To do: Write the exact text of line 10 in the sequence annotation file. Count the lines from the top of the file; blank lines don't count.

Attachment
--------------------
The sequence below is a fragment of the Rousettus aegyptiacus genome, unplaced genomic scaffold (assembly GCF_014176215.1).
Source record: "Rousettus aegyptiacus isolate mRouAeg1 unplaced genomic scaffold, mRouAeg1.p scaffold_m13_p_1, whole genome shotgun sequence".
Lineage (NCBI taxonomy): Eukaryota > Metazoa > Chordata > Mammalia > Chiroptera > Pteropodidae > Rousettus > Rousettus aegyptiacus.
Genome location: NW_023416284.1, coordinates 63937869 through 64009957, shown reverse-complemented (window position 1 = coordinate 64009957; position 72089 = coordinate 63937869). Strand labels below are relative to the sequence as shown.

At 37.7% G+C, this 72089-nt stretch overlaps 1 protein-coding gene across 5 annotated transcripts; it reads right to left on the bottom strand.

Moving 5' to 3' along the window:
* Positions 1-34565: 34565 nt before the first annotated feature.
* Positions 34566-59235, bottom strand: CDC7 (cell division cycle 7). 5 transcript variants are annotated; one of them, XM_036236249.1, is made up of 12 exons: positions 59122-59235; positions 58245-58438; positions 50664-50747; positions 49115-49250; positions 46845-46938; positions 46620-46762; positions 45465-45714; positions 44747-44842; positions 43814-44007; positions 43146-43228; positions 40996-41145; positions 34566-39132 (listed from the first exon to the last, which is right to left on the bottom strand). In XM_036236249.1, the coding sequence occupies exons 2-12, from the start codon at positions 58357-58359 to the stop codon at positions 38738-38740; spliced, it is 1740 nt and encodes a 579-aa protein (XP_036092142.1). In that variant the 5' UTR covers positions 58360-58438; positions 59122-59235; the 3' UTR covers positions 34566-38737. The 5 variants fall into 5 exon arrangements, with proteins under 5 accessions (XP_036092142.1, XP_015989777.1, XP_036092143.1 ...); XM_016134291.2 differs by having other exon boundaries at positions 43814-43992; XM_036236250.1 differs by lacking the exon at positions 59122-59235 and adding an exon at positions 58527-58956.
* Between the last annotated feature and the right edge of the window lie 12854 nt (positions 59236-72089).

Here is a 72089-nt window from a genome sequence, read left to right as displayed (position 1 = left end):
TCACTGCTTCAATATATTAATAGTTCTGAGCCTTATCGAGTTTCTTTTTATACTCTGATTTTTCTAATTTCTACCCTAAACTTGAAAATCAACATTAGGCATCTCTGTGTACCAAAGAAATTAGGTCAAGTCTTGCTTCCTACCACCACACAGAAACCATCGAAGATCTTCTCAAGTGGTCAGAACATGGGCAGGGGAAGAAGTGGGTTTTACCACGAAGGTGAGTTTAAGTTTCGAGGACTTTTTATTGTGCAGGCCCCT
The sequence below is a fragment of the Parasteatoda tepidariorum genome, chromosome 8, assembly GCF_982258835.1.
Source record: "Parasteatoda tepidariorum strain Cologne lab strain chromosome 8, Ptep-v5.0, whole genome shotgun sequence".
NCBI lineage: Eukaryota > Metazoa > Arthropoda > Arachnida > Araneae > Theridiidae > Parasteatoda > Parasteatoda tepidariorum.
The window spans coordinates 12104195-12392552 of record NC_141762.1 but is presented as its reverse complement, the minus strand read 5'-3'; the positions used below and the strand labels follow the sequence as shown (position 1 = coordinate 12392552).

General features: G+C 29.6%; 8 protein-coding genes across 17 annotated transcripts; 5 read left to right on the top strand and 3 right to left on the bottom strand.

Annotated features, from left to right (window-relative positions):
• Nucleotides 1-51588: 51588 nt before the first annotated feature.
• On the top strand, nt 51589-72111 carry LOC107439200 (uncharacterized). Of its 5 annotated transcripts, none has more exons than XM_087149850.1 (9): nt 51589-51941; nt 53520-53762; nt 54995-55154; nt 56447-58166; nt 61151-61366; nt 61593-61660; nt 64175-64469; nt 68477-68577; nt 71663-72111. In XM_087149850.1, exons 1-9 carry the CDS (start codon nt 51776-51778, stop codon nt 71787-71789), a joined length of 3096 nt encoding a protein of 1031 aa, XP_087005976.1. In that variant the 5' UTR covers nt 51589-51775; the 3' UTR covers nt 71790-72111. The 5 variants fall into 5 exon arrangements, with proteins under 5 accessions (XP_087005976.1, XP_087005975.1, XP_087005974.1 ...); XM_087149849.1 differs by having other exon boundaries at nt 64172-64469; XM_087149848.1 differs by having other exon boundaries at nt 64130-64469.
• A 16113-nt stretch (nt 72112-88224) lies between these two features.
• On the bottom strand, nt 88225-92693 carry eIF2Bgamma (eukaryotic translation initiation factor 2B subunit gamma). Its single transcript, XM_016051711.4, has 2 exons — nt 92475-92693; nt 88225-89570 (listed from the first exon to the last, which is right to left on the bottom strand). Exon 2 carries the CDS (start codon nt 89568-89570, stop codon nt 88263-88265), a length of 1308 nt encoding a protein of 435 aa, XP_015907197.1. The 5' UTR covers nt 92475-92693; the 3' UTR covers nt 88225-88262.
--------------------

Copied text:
Here is a 72089-nt window from a genome sequence, read left to right as displayed (position 1 = left end):